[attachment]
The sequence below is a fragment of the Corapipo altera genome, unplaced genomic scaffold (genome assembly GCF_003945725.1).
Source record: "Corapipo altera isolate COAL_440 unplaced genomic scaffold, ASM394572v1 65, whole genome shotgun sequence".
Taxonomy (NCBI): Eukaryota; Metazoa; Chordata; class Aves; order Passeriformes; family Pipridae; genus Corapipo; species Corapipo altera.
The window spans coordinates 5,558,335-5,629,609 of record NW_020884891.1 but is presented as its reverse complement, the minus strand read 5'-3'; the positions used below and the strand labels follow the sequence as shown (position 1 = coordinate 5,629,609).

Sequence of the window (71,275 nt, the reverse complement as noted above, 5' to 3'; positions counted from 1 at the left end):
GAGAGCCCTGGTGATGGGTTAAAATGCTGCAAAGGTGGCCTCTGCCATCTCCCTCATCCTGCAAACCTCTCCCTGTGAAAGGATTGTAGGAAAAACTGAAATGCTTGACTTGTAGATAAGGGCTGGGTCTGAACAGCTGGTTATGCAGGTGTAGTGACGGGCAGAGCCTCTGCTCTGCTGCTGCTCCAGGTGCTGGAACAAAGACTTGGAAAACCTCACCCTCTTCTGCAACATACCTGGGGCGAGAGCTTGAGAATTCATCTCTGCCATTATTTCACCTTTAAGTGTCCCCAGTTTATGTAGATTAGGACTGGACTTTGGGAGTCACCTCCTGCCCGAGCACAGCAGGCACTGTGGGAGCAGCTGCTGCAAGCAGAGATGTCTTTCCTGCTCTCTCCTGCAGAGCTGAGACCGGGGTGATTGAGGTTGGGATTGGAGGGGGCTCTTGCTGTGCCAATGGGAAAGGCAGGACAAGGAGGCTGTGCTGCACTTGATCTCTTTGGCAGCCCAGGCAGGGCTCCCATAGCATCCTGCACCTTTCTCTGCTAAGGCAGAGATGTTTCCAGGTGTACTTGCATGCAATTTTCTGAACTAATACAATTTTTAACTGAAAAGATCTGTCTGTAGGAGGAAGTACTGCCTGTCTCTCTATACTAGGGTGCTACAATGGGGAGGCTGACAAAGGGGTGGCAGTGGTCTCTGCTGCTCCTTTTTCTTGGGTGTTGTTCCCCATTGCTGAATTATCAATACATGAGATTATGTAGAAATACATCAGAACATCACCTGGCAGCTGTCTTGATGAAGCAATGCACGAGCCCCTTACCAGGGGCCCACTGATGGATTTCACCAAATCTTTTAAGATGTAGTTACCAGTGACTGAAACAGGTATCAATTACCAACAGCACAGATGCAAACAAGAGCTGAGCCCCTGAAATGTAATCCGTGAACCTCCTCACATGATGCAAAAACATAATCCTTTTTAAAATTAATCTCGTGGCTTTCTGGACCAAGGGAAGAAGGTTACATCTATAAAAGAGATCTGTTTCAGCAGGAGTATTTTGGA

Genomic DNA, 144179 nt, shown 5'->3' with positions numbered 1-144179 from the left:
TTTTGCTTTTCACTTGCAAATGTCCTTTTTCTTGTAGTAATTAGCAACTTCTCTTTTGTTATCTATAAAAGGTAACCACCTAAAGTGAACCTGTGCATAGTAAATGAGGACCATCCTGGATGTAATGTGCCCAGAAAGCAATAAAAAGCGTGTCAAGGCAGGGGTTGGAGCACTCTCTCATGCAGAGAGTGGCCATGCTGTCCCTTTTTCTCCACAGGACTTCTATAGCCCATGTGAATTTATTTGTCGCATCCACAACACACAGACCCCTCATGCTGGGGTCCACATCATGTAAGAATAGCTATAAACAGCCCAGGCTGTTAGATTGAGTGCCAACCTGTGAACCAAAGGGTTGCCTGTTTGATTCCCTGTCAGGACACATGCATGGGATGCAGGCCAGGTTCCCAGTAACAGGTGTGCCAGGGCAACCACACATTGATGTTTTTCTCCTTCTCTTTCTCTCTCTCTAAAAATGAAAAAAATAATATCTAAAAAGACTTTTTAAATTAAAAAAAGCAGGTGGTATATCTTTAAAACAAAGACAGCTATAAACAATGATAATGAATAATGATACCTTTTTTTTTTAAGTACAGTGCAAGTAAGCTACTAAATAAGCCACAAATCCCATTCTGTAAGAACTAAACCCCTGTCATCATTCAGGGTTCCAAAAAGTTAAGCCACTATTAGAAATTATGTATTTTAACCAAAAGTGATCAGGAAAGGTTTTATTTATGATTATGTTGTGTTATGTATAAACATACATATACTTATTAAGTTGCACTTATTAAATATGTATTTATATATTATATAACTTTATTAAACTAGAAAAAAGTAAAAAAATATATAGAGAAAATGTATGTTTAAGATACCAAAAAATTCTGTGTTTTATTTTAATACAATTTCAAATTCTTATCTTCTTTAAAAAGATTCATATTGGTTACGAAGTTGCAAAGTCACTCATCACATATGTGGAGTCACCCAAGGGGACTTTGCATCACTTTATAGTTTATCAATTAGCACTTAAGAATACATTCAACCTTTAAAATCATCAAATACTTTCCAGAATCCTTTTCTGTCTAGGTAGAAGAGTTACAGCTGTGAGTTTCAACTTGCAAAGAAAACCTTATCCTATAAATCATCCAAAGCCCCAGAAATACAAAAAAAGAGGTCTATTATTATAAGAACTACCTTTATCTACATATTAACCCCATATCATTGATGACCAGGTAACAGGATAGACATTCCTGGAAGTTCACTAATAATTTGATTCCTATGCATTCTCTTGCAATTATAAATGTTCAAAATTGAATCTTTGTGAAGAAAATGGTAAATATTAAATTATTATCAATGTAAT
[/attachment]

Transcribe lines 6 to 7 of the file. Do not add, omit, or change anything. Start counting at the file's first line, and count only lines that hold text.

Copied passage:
GAGAGCCCTGGTGATGGGTTAAAATGCTGCAAAGGTGGCCTCTGCCATCTCCCTCATCCTGCAAACCTCTCCCTGTGAAAGGATTGTAGGAAAAACTGAAATGCTTGACTTGTAGATAAGGGCTGGGTCTGAACAGCTGGTTATGCAGGTGTAGTGACGGGCAGAGCCTCTGCTCTGCTGCTGCTCCAGGTGCTGGAACAAAGACTTGGAAAACCTCACCCTCTTCTGCAACATACCTGGGGCGAGAGCTTGAGAATTCATCTCTGCCATTATTTCACCTTTAAGTGTCCCCAGTTTATGTAGATTAGGACTGGACTTTGGGAGTCACCTCCTGCCCGAGCACAGCAGGCACTGTGGGAGCAGCTGCTGCAAGCAGAGATGTCTTTCCTGCTCTCTCCTGCAGAGCTGAGACCGGGGTGATTGAGGTTGGGATTGGAGGGGGCTCTTGCTGTGCCAATGGGAAAGGCAGGACAAGGAGGCTGTGCTGCACTTGATCTCTTTGGCAGCCCAGGCAGGGCTCCCATAGCATCCTGCACCTTTCTCTGCTAAGGCAGAGATGTTTCCAGGTGTACTTGCATGCAATTTTCTGAACTAATACAATTTTTAACTGAAAAGATCTGTCTGTAGGAGGAAGTACTGCCTGTCTCTCTATACTAGGGTGCTACAATGGGGAGGCTGACAAAGGGGTGGCAGTGGTCTCTGCTGCTCCTTTTTCTTGGGTGTTGTTCCCCATTGCTGAATTATCAATACATGAGATTATGTAGAAATACATCAGAACATCACCTGGCAGCTGTCTTGATGAAGCAATGCACGAGCCCCTTACCAGGGGCCCACTGATGGATTTCACCAAATCTTTTAAGATGTAGTTACCAGTGACTGAAACAGGTATCAATTACCAACAGCACAGATGCAAACAAGAGCTGAGCCCCTGAAATGTAATCCGTGAACCTCCTCACATGATGCAAAAACATAATCCTTTTTAAAATTAATCTCGTGGCTTTCTGGACCAAGGGAAGAAGGTTACATCTATAAAAGAGATCTGTTTCAGCAGGAGTATTTTGGA

Genomic DNA, 144179 nt, shown 5'->3' with positions numbered 1-144179 from the left: